Hi Adam, Do you agree with Brian Burke not believing in front-end loading player contracts while other GMs are more than happy to take advantage to sign big-name players? Brad Richards being one example that the Maple Leafs could have had.
Kevin Aranjo, Richmond Hill, Ont.
I think sometimes people forget Burke’s title: president and GM. That means, in addition to looking out for the Maple Leafs’ on-ice fortunes, he also is in charge of the business aspect of the organization.
Keeping that in mind, it makes sense he would be concerned about the inflationary influence front-end contract loading and offer sheets have on the league. He understands as well as anyone that competing GMs are always going to match any offer sheet and that front-end loading is used on the kind of 10-year deals he wants no part of. So I don’t begrudge him at all for refusing to throw caution to the wind and jack up prices unnecessarily.
Lastly, your suggestion that the Leafs could have had Richards is simply untrue. As I’ve said since Christmas time, Richards wanted nothing to do with the Toronto hockey fishbowl and was always bound to sign in a city where he could make his $7 million-plus a year and disappear into obscurity once he left the rink. The Rangers were a perfect fit.
Adam, It was tough to see David Poile deal Cody Franson in order to dump Matthew Lombardi’s contract, but also understandable. With no offense left on the free agent market (not the kind the Predators need, anyway), do you see any quality offensive players becoming available via trade that would be affordable for Poile’s budget? Joel Ward was way overpaid by the Caps, but he is a tough competitor. Who replaces him? Does Niclas Bergfors really have what it takes to be a perennial 50-point man?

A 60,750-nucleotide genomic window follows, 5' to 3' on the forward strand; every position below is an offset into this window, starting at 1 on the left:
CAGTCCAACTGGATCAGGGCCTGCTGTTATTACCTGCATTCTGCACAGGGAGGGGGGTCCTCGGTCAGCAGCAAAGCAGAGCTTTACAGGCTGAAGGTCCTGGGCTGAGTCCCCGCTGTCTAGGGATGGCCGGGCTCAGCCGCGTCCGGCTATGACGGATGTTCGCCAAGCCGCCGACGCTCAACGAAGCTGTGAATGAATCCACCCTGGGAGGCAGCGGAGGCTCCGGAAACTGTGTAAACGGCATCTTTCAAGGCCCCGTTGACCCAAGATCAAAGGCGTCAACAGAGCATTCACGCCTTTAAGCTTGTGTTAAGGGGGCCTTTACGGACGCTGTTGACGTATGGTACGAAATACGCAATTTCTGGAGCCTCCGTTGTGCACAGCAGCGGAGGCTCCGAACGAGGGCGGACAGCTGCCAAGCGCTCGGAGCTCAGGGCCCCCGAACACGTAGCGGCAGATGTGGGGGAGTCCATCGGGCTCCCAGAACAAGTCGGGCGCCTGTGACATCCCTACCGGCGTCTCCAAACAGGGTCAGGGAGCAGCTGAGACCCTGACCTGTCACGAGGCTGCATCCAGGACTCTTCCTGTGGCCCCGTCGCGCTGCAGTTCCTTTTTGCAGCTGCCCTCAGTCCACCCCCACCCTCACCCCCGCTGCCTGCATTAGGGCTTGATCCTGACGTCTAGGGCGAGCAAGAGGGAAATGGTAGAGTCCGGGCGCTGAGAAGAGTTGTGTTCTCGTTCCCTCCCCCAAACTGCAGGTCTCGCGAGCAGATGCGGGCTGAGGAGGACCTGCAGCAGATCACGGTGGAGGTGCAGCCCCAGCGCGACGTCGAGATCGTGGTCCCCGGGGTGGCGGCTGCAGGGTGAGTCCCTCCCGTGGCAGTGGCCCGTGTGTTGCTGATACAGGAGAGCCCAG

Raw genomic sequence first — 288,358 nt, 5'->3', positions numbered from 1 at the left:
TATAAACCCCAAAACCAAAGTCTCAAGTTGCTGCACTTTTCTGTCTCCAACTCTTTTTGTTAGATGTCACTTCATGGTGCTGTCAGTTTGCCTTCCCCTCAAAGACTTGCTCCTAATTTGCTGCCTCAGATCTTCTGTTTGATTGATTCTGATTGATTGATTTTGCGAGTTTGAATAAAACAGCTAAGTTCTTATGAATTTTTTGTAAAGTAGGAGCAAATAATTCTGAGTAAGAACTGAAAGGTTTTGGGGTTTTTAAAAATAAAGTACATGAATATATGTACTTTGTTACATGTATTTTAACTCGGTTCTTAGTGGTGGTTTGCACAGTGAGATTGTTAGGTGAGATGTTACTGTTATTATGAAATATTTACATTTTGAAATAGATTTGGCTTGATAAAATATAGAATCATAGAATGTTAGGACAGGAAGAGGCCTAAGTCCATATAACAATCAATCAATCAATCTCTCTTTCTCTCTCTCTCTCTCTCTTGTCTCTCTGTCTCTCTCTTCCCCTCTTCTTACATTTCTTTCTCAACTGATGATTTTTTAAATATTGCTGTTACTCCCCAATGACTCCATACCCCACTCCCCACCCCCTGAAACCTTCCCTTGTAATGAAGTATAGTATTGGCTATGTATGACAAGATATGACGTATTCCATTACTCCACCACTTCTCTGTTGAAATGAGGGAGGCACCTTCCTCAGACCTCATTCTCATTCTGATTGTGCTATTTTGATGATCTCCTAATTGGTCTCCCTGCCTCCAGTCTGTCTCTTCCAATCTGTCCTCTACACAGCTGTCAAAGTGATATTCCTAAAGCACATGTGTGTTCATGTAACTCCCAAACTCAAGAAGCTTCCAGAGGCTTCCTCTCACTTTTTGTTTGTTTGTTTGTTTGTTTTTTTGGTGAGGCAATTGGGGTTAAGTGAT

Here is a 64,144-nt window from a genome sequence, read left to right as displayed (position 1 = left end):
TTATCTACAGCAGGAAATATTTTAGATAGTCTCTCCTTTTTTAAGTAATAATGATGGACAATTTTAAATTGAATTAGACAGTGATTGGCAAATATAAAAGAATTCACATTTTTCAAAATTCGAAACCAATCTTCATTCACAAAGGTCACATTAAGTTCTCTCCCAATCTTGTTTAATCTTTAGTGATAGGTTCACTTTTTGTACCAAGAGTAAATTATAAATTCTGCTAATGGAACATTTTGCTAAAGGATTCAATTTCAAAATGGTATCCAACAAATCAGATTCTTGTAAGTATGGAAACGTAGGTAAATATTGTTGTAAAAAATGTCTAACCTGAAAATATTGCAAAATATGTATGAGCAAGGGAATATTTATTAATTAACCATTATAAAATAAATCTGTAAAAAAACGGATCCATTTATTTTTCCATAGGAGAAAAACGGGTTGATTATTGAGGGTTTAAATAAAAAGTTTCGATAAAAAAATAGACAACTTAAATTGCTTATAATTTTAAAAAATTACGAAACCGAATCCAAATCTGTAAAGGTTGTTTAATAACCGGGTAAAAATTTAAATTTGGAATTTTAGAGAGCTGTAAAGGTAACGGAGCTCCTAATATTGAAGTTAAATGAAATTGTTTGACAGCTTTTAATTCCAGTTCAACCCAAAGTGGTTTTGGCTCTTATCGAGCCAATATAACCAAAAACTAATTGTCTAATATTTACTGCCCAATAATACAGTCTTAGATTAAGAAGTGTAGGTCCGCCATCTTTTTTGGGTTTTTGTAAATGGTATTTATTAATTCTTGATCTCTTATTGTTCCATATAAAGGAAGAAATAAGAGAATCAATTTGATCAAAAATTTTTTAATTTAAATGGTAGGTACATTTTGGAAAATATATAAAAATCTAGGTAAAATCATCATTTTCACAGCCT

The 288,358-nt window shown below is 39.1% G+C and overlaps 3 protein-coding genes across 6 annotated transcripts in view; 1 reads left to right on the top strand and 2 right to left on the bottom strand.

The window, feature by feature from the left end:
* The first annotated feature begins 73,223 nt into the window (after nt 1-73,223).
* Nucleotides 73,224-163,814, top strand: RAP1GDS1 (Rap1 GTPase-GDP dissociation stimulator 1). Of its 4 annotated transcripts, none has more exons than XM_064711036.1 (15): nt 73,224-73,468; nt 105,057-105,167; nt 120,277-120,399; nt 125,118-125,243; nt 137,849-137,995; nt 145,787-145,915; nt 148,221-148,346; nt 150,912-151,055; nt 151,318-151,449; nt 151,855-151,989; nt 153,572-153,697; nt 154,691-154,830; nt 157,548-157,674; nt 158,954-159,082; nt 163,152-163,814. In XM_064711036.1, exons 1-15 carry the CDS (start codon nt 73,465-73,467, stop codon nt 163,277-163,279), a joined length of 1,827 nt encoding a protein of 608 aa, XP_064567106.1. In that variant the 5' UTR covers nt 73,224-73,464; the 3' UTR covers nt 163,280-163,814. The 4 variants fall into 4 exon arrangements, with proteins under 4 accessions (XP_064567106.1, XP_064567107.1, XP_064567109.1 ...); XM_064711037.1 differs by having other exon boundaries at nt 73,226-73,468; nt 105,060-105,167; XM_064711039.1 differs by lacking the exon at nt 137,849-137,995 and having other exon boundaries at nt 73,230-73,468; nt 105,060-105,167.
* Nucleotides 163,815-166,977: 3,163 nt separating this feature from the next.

Jeffery Merriman, California
There is very little offensive help on the free agent horizon, unless you’re interested in the likes of a Sergei Samsonov or Cory Stillman. Poile may be able to get one of those veterans to play for the league’s minimum salary, but failing that the Preds will do what they always do: depend on internal growth to make up for the steady stream of talent that departs the organization virtually every summer.
Who replaces Ward? Well, let’s look at it from a different angle: When Ward became a Predator in 2008, he was a fringe player who had spent the previous season in the American League. Nobody believed he could be an important part of Nashville’s attack. But he was given opportunity and he made the most of it.
That’s what I think you’ll see again this coming season. Coach Barry Trotz will provide increased ice time and opportunities to another group of relative unknowns and if none take advantage of the chance, the Preds will have to look elsewhere.
Adam Proteau, co-author of the book The Top 60 Since 1967, is writer and columnist for The Hockey News and a regular contributor to THN.com. His blog appears Thursdays and his Ask Adam feature appears Fridays.